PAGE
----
Strategies for Transforming Non-board Volunteers Into Donors
Many nonprofit organizations consider it taboo to ask loyal volunteers for money. Their rationale: Volunteers are donating their time and talent, so asking them to be donors too might be pushing too hard.
This viewpoint is rapidly changing, as organizations are beginning to realize that they should view volunteers as life-long donors, and that the terms “volunteer” and “donor” must be interchangeable.
According to the Independent Sector’s study on “Giving and Volunteering,” people who volunteer are more likely to donate to causes. If you have volunteers who are not giving to your organization, chances are they are giving somewhere else. More nonprofits need to give their volunteers an opportunity to contribute money — not just their time and emotional commitment.
Once you begin to think of volunteers as potential donors, you’ll need to make some important changes in your organization. Volunteer programs should be operated hand in hand with fundraising programs, and they should be located in the same suite of offices. The volunteer/donor should have a contact person — the donor-service representative — who will help customize the volunteer experience. The donor-service representative essentially is the equivalent of a personal shopper and customer representative all rolled into one. Everyone interfacing with the volunteer/donor should treat this person as a respected member of the organization who has the potential to be a major donor.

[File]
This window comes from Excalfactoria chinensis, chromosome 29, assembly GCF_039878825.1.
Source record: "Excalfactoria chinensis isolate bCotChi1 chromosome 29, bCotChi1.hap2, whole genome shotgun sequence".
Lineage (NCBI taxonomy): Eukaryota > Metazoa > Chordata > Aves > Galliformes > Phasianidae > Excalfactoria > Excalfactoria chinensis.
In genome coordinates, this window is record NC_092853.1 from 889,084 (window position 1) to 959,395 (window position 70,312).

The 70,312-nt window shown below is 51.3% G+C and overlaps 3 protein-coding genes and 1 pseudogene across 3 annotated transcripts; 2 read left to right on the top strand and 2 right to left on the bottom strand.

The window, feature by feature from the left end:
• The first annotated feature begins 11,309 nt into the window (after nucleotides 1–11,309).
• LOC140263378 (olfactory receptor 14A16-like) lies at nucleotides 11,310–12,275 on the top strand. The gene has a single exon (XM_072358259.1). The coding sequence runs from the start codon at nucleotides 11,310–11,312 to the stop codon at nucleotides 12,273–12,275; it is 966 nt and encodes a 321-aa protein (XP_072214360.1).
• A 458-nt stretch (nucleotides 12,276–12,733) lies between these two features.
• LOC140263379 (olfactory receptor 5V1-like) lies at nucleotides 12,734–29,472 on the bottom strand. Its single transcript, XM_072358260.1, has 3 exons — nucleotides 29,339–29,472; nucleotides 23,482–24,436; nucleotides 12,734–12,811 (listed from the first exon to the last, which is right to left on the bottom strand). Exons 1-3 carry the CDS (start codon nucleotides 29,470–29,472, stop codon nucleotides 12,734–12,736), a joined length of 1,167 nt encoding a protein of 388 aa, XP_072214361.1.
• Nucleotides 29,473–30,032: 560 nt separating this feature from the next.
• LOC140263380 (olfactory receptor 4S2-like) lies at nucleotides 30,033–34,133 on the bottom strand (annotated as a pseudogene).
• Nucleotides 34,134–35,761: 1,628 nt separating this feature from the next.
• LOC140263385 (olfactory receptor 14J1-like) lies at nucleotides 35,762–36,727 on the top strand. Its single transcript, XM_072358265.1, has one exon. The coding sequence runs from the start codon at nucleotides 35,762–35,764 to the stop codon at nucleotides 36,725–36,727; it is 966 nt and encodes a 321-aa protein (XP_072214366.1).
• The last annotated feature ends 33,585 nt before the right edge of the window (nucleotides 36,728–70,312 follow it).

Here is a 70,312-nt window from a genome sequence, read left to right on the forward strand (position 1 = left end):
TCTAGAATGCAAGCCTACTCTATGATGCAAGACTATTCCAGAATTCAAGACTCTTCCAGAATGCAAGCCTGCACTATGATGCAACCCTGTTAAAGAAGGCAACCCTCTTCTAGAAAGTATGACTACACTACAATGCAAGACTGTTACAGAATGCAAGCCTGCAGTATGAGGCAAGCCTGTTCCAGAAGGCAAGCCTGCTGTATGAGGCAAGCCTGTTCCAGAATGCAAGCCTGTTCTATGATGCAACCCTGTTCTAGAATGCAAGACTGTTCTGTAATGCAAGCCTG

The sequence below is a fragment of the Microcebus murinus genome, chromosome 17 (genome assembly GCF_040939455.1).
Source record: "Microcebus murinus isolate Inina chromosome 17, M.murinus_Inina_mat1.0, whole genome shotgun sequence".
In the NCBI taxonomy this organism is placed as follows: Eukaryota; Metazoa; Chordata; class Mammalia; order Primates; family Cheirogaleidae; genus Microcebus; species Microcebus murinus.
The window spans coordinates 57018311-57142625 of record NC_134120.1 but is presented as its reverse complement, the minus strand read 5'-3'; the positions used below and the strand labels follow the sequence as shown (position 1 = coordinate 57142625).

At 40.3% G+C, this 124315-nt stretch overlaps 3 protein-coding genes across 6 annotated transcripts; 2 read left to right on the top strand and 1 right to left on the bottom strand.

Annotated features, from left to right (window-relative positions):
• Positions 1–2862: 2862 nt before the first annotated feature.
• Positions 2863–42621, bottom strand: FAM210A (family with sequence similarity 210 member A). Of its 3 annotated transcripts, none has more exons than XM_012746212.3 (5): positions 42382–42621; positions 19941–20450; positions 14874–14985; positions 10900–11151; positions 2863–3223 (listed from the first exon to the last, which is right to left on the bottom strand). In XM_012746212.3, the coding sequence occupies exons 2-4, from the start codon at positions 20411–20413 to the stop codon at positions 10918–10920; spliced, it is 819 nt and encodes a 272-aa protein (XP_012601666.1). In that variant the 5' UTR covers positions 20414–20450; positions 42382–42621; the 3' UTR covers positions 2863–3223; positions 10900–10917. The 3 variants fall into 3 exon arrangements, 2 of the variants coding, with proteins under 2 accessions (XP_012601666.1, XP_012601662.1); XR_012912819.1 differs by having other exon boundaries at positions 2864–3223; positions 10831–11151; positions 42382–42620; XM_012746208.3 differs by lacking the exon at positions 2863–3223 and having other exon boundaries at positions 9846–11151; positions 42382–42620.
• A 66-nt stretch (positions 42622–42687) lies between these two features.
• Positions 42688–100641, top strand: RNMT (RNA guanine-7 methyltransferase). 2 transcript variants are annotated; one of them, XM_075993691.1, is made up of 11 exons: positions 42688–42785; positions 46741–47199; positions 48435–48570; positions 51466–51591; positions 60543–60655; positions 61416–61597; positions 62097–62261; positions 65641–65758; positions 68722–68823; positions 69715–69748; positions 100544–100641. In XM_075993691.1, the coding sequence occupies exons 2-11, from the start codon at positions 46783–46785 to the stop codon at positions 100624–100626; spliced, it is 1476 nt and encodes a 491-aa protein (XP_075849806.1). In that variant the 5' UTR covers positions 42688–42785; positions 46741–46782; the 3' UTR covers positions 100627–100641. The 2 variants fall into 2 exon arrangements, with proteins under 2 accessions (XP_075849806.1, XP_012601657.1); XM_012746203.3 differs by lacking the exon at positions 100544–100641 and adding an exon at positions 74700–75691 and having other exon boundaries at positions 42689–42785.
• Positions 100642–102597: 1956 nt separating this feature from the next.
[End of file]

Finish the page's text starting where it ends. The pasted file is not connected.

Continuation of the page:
The following are four key strategies for transforming non-board volunteers into donors.
1. Create collaboration between the volunteer resource department and the development department. Meet regularly to discuss the organization’s fundraising plan and develop a strategy to coordinate solicitations to volunteers.
2. Know your volunteers by collecting important information about their employment status, family circumstances, education, community contacts and where their interests intersect with your organization. Maintain this information in a database shared by both the volunteer and development departments.
3. Engage your volunteers in focus groups to determine their awareness of your mission and interest in becoming a donor to your organization. Find out how they want to be treated and solicited. Create a leadership committee and/or advisory group to launch a fundraising project aimed at attracting new volunteer/donors.
4. Keep volunteers well-informed and connected to your organization through orientations that contain information about your mission, clients served and how your funds are raised. Update volunteers on recent projects and initiatives through newsletters, e-mail updates and news releases. Volunteers need to be kept informed about how and why you are fundraising.
Nonprofit organizations should never underestimate the giving power of a volunteer who is knowledgeable about and committed to the mission of the organization.
Norma S. Gindes is the director of voluntary initiatives at the United Hospital Fund. She can be reached at firstname.lastname@example.org